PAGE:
Fall 2017 (Sept-Dec)
Notes from Trisha: 20 and 27 September
"Story and Storytelling in Storytelling Therapy and Expressive Arts Therapy"
Pg. 5 "In play, one can express various aspects of one's personality, including aspects of which one might have previously been unaware. One way to play is to personify material -- pretending pots and pans, plants, animals, etc, have human-type consciousness, personalities, and language abilities."
This is my favorite aspect of fantasy, folk narratives and fairytales. I believe there is a lot of power in employing the “uncanny” (be it through puppetry, performing objects or telling), to temporarily displace attention/the issue/emotion that one is exploring.
I see value in the attributes of the tales that make them both real and unreal, the moment in which the stories test the limits of perceived reality through intermittent injections of the fantastic. The randomizing effect of talking trees, humans changing form or houses made of cake provokes a heightened level of anticipation. This randomizing is an important exercise in the conviction that, “the role of man [is] not only to be in the world, but to engage in relations with the world – that through acts of creation and re-creation, man makes cultural reality and thereby adds to the natural world, which he did not make,” (Freire, “Education” 41). It enables us to understand possibility as co-creators of a shared reality.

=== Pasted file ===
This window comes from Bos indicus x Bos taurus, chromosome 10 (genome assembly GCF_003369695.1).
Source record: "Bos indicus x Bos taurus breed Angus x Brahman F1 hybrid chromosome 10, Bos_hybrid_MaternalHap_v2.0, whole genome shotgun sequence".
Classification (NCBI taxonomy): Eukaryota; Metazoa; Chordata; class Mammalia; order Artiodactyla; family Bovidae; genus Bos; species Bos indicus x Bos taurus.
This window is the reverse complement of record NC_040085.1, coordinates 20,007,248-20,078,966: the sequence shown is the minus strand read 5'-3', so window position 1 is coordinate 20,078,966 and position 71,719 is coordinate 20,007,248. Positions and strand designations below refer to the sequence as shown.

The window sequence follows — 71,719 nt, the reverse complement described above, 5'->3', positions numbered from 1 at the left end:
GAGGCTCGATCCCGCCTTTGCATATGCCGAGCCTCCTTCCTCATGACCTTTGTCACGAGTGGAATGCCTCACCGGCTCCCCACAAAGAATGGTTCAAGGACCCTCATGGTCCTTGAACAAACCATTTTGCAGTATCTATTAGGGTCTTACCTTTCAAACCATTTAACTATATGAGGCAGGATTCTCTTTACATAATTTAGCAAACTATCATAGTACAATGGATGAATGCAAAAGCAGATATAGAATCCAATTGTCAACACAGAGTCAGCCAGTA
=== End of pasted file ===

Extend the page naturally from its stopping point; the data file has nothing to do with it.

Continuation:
Pg. 6 "Both dreams (coming from one’s unconscious) and fairytales (coming from one’s culture and society) can heal, counterbalance, criticise, help one to work out compromises with, and complete, the conscious attitudes of one’s self, and of the dominant culture of one’s society."
In Folktales and Reality, Lutz Rohrich challenges that folktales and fairytales are not archetypal or based in ideation – contrary to the approach of Freudian Psychoanyalysis Bruno Bettelheim or a Jungian approach of comparing these tales to dreams. Much like Eric's defense of Indian mythology as reality in our first class, Rohrich suggests “that some of the most fantastic elements of folktales may have the strongest links to history. He [treats] folktales as believed reality, as a mirror of the real world, and as a reflection of the social milieu of their tellers.” Taking this theory in hand, are these stories more relevant or useful than using stories from our own time period, milieu or popular culture? Is the dominant culture highlighted or broken down by using obsolete mores and culture practices to confront them?
Pg. 6 "Clients speaking to and as characters who exist in their imaginations is often associated with Moreno and the therapeutic practice he founded, Psychodrama. Later this method was incorporated into Gestalt Therapy, where it was called the Empty Chair technique. However, also from the 1910s, Carl Jung was practicing a version of this method, which he called Active Imagination, especially with patients in mental hospitals in Switzerland."
I'd like to learn more about this.
Pg. 8 "Lahad proposes that the story a client creates demonstrates the way the client habitually perceives and reacts to the world, and that this kind of communication by metaphor is useful in psychotherapy.
He assumes that by composing a projected story based on the structure of fairytales and myth, a client would communicate the way his/her self sees itself. He claims that Marie-Louise von Franz, the interpreter of fairytales from a Jungian perspective, has found that these six elements are always represented in fairytales (von Franz, 1987) (Lahad, No date)."
I'd like to learn more about this.
"Fairytale Therapy: A Type of Storytelling Therapy"